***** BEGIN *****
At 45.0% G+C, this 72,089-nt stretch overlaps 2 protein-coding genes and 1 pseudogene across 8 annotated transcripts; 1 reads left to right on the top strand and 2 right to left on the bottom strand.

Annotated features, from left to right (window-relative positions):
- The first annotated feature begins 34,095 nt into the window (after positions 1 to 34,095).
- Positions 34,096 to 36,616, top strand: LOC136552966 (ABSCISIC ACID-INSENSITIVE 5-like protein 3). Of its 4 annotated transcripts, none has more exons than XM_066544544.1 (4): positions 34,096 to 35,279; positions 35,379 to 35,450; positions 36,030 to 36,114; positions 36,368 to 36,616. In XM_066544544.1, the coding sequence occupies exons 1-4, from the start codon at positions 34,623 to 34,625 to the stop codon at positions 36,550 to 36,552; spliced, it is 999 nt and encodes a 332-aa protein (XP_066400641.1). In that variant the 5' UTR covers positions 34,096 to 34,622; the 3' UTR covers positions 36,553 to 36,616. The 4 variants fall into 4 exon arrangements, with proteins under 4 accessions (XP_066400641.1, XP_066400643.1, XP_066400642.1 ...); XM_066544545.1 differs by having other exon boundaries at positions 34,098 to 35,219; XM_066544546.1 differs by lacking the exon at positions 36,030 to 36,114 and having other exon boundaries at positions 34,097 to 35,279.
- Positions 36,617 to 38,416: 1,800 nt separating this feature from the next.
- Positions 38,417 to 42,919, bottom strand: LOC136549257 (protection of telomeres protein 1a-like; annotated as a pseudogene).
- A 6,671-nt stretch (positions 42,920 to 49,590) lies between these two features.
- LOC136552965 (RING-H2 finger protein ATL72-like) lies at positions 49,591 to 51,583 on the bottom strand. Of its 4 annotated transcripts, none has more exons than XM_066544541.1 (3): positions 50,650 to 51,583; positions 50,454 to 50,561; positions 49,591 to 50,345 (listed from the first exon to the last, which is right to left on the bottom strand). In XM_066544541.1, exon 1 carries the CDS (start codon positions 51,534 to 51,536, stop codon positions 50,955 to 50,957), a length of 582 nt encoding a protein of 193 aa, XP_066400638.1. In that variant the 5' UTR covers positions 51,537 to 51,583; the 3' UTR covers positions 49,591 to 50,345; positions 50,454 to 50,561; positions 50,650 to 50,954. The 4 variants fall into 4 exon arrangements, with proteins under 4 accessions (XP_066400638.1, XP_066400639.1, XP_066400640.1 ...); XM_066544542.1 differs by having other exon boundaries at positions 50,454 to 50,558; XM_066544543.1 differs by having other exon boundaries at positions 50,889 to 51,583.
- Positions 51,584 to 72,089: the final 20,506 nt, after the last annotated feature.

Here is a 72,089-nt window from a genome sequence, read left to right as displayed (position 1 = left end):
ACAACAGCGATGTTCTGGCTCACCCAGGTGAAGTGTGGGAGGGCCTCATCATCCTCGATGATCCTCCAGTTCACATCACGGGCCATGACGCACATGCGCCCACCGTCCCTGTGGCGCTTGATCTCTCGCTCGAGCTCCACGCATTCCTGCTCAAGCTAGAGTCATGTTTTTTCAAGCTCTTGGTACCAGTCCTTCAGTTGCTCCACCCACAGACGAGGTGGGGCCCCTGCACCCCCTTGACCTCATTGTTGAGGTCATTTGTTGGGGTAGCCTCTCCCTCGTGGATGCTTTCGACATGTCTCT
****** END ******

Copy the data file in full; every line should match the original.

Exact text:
At 45.0% G+C, this 72,089-nt stretch overlaps 2 protein-coding genes and 1 pseudogene across 8 annotated transcripts; 1 reads left to right on the top strand and 2 right to left on the bottom strand.

Annotated features, from left to right (window-relative positions):
- The first annotated feature begins 34,095 nt into the window (after positions 1 to 34,095).
- Positions 34,096 to 36,616, top strand: LOC136552966 (ABSCISIC ACID-INSENSITIVE 5-like protein 3). Of its 4 annotated transcripts, none has more exons than XM_066544544.1 (4): positions 34,096 to 35,279; positions 35,379 to 35,450; positions 36,030 to 36,114; positions 36,368 to 36,616. In XM_066544544.1, the coding sequence occupies exons 1-4, from the start codon at positions 34,623 to 34,625 to the stop codon at positions 36,550 to 36,552; spliced, it is 999 nt and encodes a 332-aa protein (XP_066400641.1). In that variant the 5' UTR covers positions 34,096 to 34,622; the 3' UTR covers positions 36,553 to 36,616. The 4 variants fall into 4 exon arrangements, with proteins under 4 accessions (XP_066400641.1, XP_066400643.1, XP_066400642.1 ...); XM_066544545.1 differs by having other exon boundaries at positions 34,098 to 35,219; XM_066544546.1 differs by lacking the exon at positions 36,030 to 36,114 and having other exon boundaries at positions 34,097 to 35,279.
- Positions 36,617 to 38,416: 1,800 nt separating this feature from the next.
- Positions 38,417 to 42,919, bottom strand: LOC136549257 (protection of telomeres protein 1a-like; annotated as a pseudogene).
- A 6,671-nt stretch (positions 42,920 to 49,590) lies between these two features.
- LOC136552965 (RING-H2 finger protein ATL72-like) lies at positions 49,591 to 51,583 on the bottom strand. Of its 4 annotated transcripts, none has more exons than XM_066544541.1 (3): positions 50,650 to 51,583; positions 50,454 to 50,561; positions 49,591 to 50,345 (listed from the first exon to the last, which is right to left on the bottom strand). In XM_066544541.1, exon 1 carries the CDS (start codon positions 51,534 to 51,536, stop codon positions 50,955 to 50,957), a length of 582 nt encoding a protein of 193 aa, XP_066400638.1. In that variant the 5' UTR covers positions 51,537 to 51,583; the 3' UTR covers positions 49,591 to 50,345; positions 50,454 to 50,561; positions 50,650 to 50,954. The 4 variants fall into 4 exon arrangements, with proteins under 4 accessions (XP_066400638.1, XP_066400639.1, XP_066400640.1 ...); XM_066544542.1 differs by having other exon boundaries at positions 50,454 to 50,558; XM_066544543.1 differs by having other exon boundaries at positions 50,889 to 51,583.
- Positions 51,584 to 72,089: the final 20,506 nt, after the last annotated feature.

Here is a 72,089-nt window from a genome sequence, read left to right as displayed (position 1 = left end):
ACAACAGCGATGTTCTGGCTCACCCAGGTGAAGTGTGGGAGGGCCTCATCATCCTCGATGATCCTCCAGTTCACATCACGGGCCATGACGCACATGCGCCCACCGTCCCTGTGGCGCTTGATCTCTCGCTCGAGCTCCACGCATTCCTGCTCAAGCTAGAGTCATGTTTTTTCAAGCTCTTGGTACCAGTCCTTCAGTTGCTCCACCCACAGACGAGGTGGGGCCCCTGCACCCCCTTGACCTCATTGTTGAGGTCATTTGTTGGGGTAGCCTCTCCCTCGTGGATGCTTTCGACATGTCTCT